Then there is the screen. At 19″ my monitor isn’t large by modern standards, but it’s large enough to meet my needs. The modern mobile phone screen looks to me about 4″ diagonal, max. This is unusable for any sustained period. So my rejoinder is: “When you violate all the laws of physical space and time, and invent a telephone that fits in my pocket but has at least a 17″ screen and a full-sized 102-key keyboard, definitely get in touch with me, and let’s do business. Until then, I don’t want one of these.”

Also, I can mooch. Everyone else has one. If we as a group are going somewhere, and cannot find it, I don’t need to have one of these because someone else will. Probably everyone else will–and they will enjoy using them to solve our problem. I acknowledge the benefit of access to the data; I just don’t like the medium most of the time. So why not just mooch off those who love the medium? All I have to do is refrain from saying something hateful about the device while it is benefiting me. I’ll go that far. Since it’s a device, I owe it no consistency of opinion. I am welcome to like it in someone else’s hands, at his or her expense, while it’s making my life easier. I can hate it the minute someone pops it out to text in the middle of a once-civil conversation. Next time it does me some good, I’ll remember to be quiet for the duration of the benefit, and we all get along fine.

So I don’t need one. I don’t need to check my email when I’m out. I don’t need to be on Facepalm 24/7. I can do them when I get home.

And given the costs of these things, mooching is no small benefit. These are hideously expensive, with constant ‘new’ models that become faddish and create enormous buzz. “Do you have the new Hamhock FY2?” “No. I’m waiting for the Hemroid 5bs. It has a home colonoscopy app.” Monthly costs are outlandish, especially with data plans. I know because I pay our bills, and I see what we pay for my wife’s phone activity. This amount is far more than the device is worth to me–especially when I can mooch.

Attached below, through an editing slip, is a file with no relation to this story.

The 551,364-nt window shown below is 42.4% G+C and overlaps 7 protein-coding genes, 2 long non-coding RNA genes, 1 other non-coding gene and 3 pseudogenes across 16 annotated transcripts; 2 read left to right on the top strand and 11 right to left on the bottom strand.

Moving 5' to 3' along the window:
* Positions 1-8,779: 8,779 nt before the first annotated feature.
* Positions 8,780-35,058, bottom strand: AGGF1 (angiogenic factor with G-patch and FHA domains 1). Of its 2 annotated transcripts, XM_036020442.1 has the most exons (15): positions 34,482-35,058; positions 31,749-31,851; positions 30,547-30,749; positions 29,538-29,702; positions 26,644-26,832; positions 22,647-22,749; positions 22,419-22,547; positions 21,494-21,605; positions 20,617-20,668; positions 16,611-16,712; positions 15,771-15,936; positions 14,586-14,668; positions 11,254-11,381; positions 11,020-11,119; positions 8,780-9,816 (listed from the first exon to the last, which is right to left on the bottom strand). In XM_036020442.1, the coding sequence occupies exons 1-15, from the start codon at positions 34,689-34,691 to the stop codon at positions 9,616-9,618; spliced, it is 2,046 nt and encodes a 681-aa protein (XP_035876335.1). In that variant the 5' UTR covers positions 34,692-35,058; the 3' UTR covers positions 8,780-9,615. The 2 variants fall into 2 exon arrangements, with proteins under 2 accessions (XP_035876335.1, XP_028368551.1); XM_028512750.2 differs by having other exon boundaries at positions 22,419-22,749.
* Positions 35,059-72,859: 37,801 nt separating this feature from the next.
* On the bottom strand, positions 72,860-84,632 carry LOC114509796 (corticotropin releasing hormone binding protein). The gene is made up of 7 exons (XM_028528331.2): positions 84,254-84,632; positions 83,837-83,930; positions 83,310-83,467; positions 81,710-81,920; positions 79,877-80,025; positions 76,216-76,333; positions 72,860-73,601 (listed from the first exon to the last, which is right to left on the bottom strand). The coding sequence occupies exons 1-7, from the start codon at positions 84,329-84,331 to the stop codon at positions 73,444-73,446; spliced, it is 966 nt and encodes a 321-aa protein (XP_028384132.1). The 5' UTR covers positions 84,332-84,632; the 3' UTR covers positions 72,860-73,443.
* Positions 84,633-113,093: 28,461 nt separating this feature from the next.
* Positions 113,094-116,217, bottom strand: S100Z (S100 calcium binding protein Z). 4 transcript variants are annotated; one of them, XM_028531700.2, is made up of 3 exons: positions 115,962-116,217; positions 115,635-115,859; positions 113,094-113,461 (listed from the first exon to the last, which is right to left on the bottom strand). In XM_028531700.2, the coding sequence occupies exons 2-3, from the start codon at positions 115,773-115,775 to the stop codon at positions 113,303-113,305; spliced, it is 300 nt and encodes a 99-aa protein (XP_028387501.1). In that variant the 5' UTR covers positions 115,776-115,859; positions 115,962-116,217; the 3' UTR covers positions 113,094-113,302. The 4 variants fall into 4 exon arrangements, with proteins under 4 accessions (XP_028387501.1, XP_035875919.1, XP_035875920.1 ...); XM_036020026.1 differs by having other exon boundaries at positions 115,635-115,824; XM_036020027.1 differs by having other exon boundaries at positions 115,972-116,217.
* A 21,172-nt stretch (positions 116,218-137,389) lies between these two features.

And even if I wanted one, there are some companies I won’t deal with on any terms. If Arrogant Turds & Trash buys out our current cell provider, we’ll hit the road. There is nothing I would wish to mail to that company that the law allows, except for perhaps a bag of small gummi penes. There are no telecom companies I want to deal with, only those I dislike least. When my wife’s former employer required her to accept a company-provided Ipad and pay a monthly (reimbursable) bill to Abhorrent Tongues & Tushies, requiring me to send money monthly to that company, I was not a happy person. Had she not been in a somewhat delicate position, I’d have tried to get her to refuse–what’s with this idea of making it obligatory for employees to lend money to the employer? So even if I did want one, I’d be choosing among the least hated, not the most liked.

Now you see what a stony resistance lies along this path.

It’s like with debit cards. Same thing happened. Corporations mailed them out and said, “This is what you get now.” Most people accepted the clever marketing implication that if credit cards got you in debt, and ran up your bill, debit cards did otherwise and were better. Debit cards simply give your money away sooner. If you do not realize why this is bad, read up on a concept called the Time Value of Money. You may not care, but your bank definitely does. I see two uses for debit cards: for people too lazy or innumerate to manage a checking account, or for people who want the free ATM feature (so they can pay cash for more things, again proving they haven’t read about the time value of money). I guess they might be okay for people whose credit or self-discipline precludes using a real credit card.

I took one look at debit cards and said: “This makes no sense. This benefits only the bank, at my expense. Forget it.” One credit union blithely mailed me one anyway. They did not do this a second time. To this day, I have had a debit card only for as long as it took me to drive the mailed item to a credit union branch and have the discussion. I have never used one.

So, no. I don’t want one of these phones. No, I’m not going to chew you out for having one. I may even mooch off what you can do with it. (Not “off of” what you can do with it. Anyone who uses that combination, please desist. It is acceptable until about seventh grade.) But I don’t want or need one.